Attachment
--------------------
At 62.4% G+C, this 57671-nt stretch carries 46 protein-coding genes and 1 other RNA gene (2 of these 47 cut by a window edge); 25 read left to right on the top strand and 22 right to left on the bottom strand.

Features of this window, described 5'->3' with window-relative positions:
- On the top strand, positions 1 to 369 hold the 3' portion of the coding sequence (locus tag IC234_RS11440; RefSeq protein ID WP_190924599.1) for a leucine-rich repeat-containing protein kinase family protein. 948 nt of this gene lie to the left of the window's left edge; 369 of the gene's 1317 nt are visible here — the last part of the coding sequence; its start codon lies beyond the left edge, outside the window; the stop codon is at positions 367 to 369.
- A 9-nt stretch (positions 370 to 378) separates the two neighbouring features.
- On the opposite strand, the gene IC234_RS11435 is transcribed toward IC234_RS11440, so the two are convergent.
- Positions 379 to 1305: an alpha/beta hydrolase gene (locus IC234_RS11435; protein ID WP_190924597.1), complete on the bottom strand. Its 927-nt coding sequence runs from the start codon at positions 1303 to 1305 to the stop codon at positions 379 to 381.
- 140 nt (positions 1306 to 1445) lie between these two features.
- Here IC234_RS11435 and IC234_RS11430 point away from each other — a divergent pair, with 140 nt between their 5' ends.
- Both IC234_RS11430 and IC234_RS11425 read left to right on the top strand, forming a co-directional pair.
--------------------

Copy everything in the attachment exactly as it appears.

At 62.4% G+C, this 57671-nt stretch carries 46 protein-coding genes and 1 other RNA gene (2 of these 47 cut by a window edge); 25 read left to right on the top strand and 22 right to left on the bottom strand.

Features of this window, described 5'->3' with window-relative positions:
- On the top strand, positions 1 to 369 hold the 3' portion of the coding sequence (locus tag IC234_RS11440; RefSeq protein ID WP_190924599.1) for a leucine-rich repeat-containing protein kinase family protein. 948 nt of this gene lie to the left of the window's left edge; 369 of the gene's 1317 nt are visible here — the last part of the coding sequence; its start codon lies beyond the left edge, outside the window; the stop codon is at positions 367 to 369.
- A 9-nt stretch (positions 370 to 378) separates the two neighbouring features.
- On the opposite strand, the gene IC234_RS11435 is transcribed toward IC234_RS11440, so the two are convergent.
- Positions 379 to 1305: an alpha/beta hydrolase gene (locus IC234_RS11435; protein ID WP_190924597.1), complete on the bottom strand. Its 927-nt coding sequence runs from the start codon at positions 1303 to 1305 to the stop codon at positions 379 to 381.
- 140 nt (positions 1306 to 1445) lie between these two features.
- Here IC234_RS11435 and IC234_RS11430 point away from each other — a divergent pair, with 140 nt between their 5' ends.
- Both IC234_RS11430 and IC234_RS11425 read left to right on the top strand, forming a co-directional pair.